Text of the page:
Your bow and instrument are delicate; handle them accordingly. Train yourself to be conscious of where the bow and instrument are and how you are handling them when they are outside the case.
When you’re carrying either one, hold it firmly and keep it close to you; don’t bang it on things.
Never leave a bow or instrument on the floor (it could be stepped on) or where they could be knocked off and land on the floor.
Never leave one of them on furniture, where someone might accidentally sit on it.
Don’t ever applaud by tapping your bow on the stand. That’s a “good” way to break a bow.
Don’t touch the bow hair! (The naturally occurring oil on your fingers can make the hair unable to take up rosin, and then you might have to have it re-haired.)
Never use any chemicals or other liquids to clean the bow or instrument; they could damage it.
Your bow and instrument will play their best when all parts are in good working order, the hair is properly adjusted and rosined, and the instrument is properly tuned. When You Need HELP!is a guide for knowing when you need help from your luthier.
Turn the bow screw (at the very bottom tip of the bow) slowly, clockwise, to tighten the hair until it has a slight bounce when placed on the instrument strings. Don’t tighten too much—the shape of the bow stick should not change. The hair should pull into a smooth, unified look. (See the third item under "After Playing" in the right column.)
If there’s hardly any tone and the bow slides on the strings, apply rosin until it doesn’t slide and has a clear tone. If the tone is scratchy, there is too much rosin—play for a while, until the excess rosin is gone.
Leave the case open for several hours in a bright room every day or two—preferably while you practice—to prevent bow-hair damage from carpet beetles. See Bow Bugsfor more information.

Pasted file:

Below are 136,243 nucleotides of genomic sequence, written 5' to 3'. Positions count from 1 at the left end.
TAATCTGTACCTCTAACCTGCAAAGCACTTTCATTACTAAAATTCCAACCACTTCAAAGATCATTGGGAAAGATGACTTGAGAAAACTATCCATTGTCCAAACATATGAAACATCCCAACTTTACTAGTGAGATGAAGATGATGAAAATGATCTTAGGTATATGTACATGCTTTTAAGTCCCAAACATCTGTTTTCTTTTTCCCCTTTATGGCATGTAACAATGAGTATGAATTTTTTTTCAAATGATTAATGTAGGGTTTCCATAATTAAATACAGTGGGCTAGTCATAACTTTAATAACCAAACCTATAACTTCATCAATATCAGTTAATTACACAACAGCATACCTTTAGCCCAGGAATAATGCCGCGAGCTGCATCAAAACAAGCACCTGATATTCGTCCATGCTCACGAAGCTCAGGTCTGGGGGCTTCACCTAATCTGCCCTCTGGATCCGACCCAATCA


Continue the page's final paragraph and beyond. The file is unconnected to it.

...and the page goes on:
Always store your bow and instrument in their proper places in your case or in an instrument stand. Never, ever place them where someone might sit on them, step on them, or knock them onto the floor.
Before putting them away, use a microfiber cloth to remove any rosin (or rosin dust, oil and dirt will build up on them, and could permanently bond with and ruin the varnish).
Use the screw to loosen the bow hair completely, and then tighten the screw one complete turn. (If you don’t loosen the hair, it could shrink from temperature or humidity changes and damage or even break your bow.)
Leave the case open for several hours in a bright room every day or two—preferably while you practice—to prevent bow-hair damage from carpet beetles.
Your Instrument's and Bow's Worst Enemies
Humidity and temperature extremes are enemies because they can completely ruin your bow and instrument.
Humidity. Both bow hair and wood stretch and expand in high humidity and shrink in low humidity. It’s important to keep your instrument and bow in neutral humidity, as much as possible. The best way to do this is to keep them in the case when you’re not playing. Also, you can keep a hygrometer in the case; this nifty little instrument shows you the current temperature and humidity, and those made for instruments show you when they are and aren't in their "comfort zone."
High temperatures. Bow and instrument varnish can be melt in hot temperature or in direct sunlight, even when it’s not that hot outside. Never leave your bow or instrument in a car (whether it’s hot or cold outside) or in direct sunlight. Yes, you can carry your case into that restaurant; we do it frequently. Not so easy with cellos and basses, but a slight embarrassment is better and cheaper than a ruined instrument.
Low temperatures. Wood can contract and crack in low temperature.
Too-tight bow hair. Humidity and temperature extremes can have even worse effects on a bow if the hair has not been loosened. If tightened hair shrinks, it can warp or break the bow stick. Always loosen the hair when you’re through playing, as explained in the third point under "After Playing," above.
Be sure to see Help!! for advice on when you may need to take your instrument or bow to a luthier.